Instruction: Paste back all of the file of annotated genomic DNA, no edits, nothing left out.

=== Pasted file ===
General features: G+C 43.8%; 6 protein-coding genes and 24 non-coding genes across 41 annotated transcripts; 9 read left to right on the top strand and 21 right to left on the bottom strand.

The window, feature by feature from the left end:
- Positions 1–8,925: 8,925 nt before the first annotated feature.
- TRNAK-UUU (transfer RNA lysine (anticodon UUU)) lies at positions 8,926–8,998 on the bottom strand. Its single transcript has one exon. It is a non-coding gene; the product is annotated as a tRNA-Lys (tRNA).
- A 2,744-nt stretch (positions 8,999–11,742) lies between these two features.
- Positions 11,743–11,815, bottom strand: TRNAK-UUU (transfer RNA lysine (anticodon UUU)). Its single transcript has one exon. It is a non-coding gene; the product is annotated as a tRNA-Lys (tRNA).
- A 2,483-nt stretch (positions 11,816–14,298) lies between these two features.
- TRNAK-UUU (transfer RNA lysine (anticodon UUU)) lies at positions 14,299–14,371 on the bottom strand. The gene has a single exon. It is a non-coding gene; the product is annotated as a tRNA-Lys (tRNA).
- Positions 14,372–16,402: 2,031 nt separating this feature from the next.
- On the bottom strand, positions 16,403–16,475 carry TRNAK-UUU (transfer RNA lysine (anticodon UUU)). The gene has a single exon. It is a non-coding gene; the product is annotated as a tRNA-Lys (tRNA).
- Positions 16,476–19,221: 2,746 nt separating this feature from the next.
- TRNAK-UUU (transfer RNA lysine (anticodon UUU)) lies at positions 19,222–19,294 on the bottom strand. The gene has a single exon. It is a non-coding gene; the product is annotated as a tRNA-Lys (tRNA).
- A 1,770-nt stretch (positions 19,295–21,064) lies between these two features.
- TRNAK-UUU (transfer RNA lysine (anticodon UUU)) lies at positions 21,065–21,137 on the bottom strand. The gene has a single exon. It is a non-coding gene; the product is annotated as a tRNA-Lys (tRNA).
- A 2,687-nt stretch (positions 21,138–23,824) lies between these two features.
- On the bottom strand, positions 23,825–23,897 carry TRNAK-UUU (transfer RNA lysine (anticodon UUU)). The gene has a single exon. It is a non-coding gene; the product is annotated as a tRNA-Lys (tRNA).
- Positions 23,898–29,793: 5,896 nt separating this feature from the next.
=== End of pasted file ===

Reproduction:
General features: G+C 43.8%; 6 protein-coding genes and 24 non-coding genes across 41 annotated transcripts; 9 read left to right on the top strand and 21 right to left on the bottom strand.

The window, feature by feature from the left end:
- Positions 1–8,925: 8,925 nt before the first annotated feature.
- TRNAK-UUU (transfer RNA lysine (anticodon UUU)) lies at positions 8,926–8,998 on the bottom strand. Its single transcript has one exon. It is a non-coding gene; the product is annotated as a tRNA-Lys (tRNA).
- A 2,744-nt stretch (positions 8,999–11,742) lies between these two features.
- Positions 11,743–11,815, bottom strand: TRNAK-UUU (transfer RNA lysine (anticodon UUU)). Its single transcript has one exon. It is a non-coding gene; the product is annotated as a tRNA-Lys (tRNA).
- A 2,483-nt stretch (positions 11,816–14,298) lies between these two features.
- TRNAK-UUU (transfer RNA lysine (anticodon UUU)) lies at positions 14,299–14,371 on the bottom strand. The gene has a single exon. It is a non-coding gene; the product is annotated as a tRNA-Lys (tRNA).
- Positions 14,372–16,402: 2,031 nt separating this feature from the next.
- On the bottom strand, positions 16,403–16,475 carry TRNAK-UUU (transfer RNA lysine (anticodon UUU)). The gene has a single exon. It is a non-coding gene; the product is annotated as a tRNA-Lys (tRNA).
- Positions 16,476–19,221: 2,746 nt separating this feature from the next.
- TRNAK-UUU (transfer RNA lysine (anticodon UUU)) lies at positions 19,222–19,294 on the bottom strand. The gene has a single exon. It is a non-coding gene; the product is annotated as a tRNA-Lys (tRNA).
- A 1,770-nt stretch (positions 19,295–21,064) lies between these two features.
- TRNAK-UUU (transfer RNA lysine (anticodon UUU)) lies at positions 21,065–21,137 on the bottom strand. The gene has a single exon. It is a non-coding gene; the product is annotated as a tRNA-Lys (tRNA).
- A 2,687-nt stretch (positions 21,138–23,824) lies between these two features.
- On the bottom strand, positions 23,825–23,897 carry TRNAK-UUU (transfer RNA lysine (anticodon UUU)). The gene has a single exon. It is a non-coding gene; the product is annotated as a tRNA-Lys (tRNA).
- Positions 23,898–29,793: 5,896 nt separating this feature from the next.